Public sector finances were in a markedly less healthy state than expected in October. Total net borrowing (PSNB) weighed in at Stg7.47 billion, up from Stg6.32 billion a year ago, while excluding public sector banks (PSNB-X) the shortfall was Stg8.25 billion, a rise of more than 16 percent versus October 2014.
The increase left the PSNB-X at its highest October level since 2009 and will fuel doubts about the government meeting its full-year borrowing objective (stg69.5 billion). Cumulatively so far this financial year underlying borrowing (Stg54.3 billion) is running a respectable 10.9 percent below its comparable year ago level but this is still well short of the 30 percent reduction targeted by the government. Moreover, the net debt/GDP ratio stood at 80.5 percent, a 1.1 percentage point increase from last year.
Versus target, the October borrowing undershoot essentially reflected excess government spending which climbed 3.3 percent from October 2014 on the back of higher departmental outlays. This is likely to remain a problem area going forward with additional funds almost certainly earmarked for the intelligence and policing services in the wake of the Paris terrorist attacks.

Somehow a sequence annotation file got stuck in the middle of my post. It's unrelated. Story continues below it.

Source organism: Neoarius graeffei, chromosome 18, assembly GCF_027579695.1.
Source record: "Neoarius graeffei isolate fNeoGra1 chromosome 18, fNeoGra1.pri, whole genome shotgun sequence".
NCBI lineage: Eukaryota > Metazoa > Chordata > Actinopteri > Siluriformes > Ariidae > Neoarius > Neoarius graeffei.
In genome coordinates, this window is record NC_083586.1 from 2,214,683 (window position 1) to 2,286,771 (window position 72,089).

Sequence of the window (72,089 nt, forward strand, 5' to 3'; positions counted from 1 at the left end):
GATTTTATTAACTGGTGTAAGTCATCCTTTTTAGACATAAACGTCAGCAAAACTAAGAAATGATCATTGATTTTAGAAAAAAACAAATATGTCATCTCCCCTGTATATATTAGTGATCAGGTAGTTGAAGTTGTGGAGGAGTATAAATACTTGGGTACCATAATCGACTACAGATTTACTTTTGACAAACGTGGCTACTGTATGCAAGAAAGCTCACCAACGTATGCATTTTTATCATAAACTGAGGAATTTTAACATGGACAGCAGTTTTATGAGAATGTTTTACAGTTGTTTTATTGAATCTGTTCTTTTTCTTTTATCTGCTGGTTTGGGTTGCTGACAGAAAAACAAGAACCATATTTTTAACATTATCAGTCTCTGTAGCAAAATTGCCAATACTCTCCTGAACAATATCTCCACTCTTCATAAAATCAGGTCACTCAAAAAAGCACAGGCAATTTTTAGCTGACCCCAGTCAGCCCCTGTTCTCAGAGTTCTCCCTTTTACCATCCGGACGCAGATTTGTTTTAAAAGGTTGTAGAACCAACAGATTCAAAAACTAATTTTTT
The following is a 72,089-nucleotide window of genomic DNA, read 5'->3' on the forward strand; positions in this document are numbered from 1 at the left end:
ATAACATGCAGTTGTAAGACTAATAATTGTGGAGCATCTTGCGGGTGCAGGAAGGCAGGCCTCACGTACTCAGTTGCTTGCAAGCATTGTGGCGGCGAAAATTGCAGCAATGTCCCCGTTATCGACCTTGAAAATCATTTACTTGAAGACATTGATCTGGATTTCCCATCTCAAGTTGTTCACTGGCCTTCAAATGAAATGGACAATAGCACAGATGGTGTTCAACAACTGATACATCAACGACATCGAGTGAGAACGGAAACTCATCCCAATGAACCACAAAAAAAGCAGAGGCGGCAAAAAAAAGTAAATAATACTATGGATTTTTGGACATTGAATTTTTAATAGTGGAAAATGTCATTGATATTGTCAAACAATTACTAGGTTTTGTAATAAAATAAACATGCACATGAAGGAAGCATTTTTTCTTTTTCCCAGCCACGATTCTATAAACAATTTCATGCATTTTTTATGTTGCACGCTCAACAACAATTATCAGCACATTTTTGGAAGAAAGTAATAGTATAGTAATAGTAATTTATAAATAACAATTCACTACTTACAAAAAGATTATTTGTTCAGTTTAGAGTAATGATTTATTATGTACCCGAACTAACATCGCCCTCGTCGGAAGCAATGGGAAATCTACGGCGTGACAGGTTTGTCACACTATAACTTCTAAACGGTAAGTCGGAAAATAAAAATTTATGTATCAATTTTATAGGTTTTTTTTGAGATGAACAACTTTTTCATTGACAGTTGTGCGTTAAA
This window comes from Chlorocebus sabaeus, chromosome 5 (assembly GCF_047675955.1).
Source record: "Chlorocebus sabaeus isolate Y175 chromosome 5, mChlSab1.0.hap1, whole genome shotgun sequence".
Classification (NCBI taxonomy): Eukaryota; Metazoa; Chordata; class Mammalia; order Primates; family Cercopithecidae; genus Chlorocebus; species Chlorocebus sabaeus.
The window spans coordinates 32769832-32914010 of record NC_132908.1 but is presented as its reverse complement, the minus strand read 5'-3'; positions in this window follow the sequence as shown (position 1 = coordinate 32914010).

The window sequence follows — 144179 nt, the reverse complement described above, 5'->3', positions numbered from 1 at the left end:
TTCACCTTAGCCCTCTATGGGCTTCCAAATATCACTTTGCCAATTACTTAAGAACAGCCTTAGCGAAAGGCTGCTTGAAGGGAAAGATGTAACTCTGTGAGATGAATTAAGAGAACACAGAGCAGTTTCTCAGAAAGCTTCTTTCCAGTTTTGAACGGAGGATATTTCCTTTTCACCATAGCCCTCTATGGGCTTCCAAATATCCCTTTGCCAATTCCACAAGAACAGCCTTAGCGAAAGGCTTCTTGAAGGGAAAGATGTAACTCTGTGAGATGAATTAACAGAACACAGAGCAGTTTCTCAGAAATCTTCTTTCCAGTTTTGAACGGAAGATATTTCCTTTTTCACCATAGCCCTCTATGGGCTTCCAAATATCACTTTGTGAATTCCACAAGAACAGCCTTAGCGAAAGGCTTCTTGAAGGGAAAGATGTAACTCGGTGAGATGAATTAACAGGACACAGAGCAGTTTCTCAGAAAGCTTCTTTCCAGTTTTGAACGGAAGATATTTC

That said, assuming that the domestic economy lives up to expectations, underlying public sector borrowing should still fall significantly this year. Meeting current targets will not be easy but with inflation likely to remain very low and interest rates probably on hold through possibly much of 2016, the gilt market is unlikely to be troubled by supply.
In response to the global economic crisis the UK government introduced a number of measures designed to show the underlying state of public sector finances by omitting temporary distortions caused by financial interventions. The government bases its fiscal policy on these measures. To this end, the underlying gauge of government borrowing watched most closely by financial markets is the PSNB-X which takes overall borrowing (PSNB) but excludes public sector banks.
Changes in public sector finances can be used to determine the thrust of the government's fiscal policy. Generally speaking when the government has a rising deficit (or falling surplus) it is loosening its fiscal stance with a view to boosting economic activity. When its deficit is falling (or surplus rising), fiscal policy is being tightened in order to slow economic growth. However, sometimes changes in government financial positions can be due to factors outside of the government's control and do not signal an explicit shift in policy. This means that great care is needed in interpreting the data.